Results Up    Down

Of the 260 nurses who received an invitation to participate, 250 (96.1%) completed a survey; 78.8% working in private hospitals.

Demographics, socioeconomics, and health-related characteristics: Table 1 showed that most of the participants (74.4%) were female, with a mean age of 29.3 years (SD = 12.0). 44.8% were married. The mean years of professional experience in the current setting was 4.96 (SD = 4.75; minimum = 1, maximum = 27) years, 84.8% worked nurses for less than 10 years. The nurses worked in various wards. 16.6% decide, and 42.7% hesitant to leave work in the next 12 months. 20.4% reported a disease or health problems.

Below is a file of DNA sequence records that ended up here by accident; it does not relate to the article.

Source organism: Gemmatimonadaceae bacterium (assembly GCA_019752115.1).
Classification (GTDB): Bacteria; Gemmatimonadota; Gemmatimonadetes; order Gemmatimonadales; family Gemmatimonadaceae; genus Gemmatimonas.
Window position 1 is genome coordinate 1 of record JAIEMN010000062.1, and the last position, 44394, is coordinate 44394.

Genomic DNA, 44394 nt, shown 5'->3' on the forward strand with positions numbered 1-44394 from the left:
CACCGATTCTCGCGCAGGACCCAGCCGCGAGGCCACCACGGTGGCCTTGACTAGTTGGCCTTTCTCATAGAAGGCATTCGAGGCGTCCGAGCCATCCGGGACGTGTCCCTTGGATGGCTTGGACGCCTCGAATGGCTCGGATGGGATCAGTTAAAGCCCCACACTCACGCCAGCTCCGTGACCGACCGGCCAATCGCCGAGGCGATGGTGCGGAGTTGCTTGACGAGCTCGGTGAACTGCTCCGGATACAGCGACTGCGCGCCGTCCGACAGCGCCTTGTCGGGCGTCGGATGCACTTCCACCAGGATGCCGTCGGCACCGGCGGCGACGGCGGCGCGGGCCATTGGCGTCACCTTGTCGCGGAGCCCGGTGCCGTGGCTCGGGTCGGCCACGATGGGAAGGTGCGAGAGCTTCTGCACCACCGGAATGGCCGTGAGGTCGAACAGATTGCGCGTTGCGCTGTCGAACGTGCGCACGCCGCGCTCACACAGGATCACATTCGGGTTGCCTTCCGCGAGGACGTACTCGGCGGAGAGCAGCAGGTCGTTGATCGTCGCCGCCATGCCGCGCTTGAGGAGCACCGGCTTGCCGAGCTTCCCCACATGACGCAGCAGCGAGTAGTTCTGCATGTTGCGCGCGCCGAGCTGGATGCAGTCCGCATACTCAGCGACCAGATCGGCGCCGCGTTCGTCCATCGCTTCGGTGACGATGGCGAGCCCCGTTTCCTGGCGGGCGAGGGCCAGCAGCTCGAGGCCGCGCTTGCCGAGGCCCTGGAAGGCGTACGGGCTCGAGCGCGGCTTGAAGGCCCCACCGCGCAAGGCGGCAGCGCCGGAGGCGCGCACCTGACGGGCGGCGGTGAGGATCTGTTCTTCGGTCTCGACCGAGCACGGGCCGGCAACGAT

Perceived leadership styles, factors, and outcomes: no-one refused to answer the questions of the MLQ 5X Short Form. The amount of missing data was very low, at only .04% of all answered items which indicate that the questionnaire had good acceptability. The mean (SD) transformational leadership score among the nurses who completed the MLQ 5X Short Form was 2.79 (0.74), whereas the mean (SD) transactional leadership score was 2.85 (.73). Moreover, the lowest score was received by the passive/avoidant domain that was adopted from time to time (1.52, SD = 0.83) by the managers. However, nurses still had low scores of perception for the frequency of using theses styles where most of the mean of the transformational leadership and transactional leadership scales scores ranging from 3.20 to 2.41 (fairly often). Concerning leadership outcomes, nurses had fair perception in regards to extra efforts, effectiveness and satisfaction (Table 2). Comparing leadership style with those of the US normative population, the differences are summarized in Table 2. Briefly, the scores of all dimensions of MLQ 5X Short Form were similar to the American norms except for the MBEA, MBEP and Laisser-Faire style of management, scoring higher means in this study than the United States norms, whereas the Laisser-Faire style wasn´t adopted by Americans managers.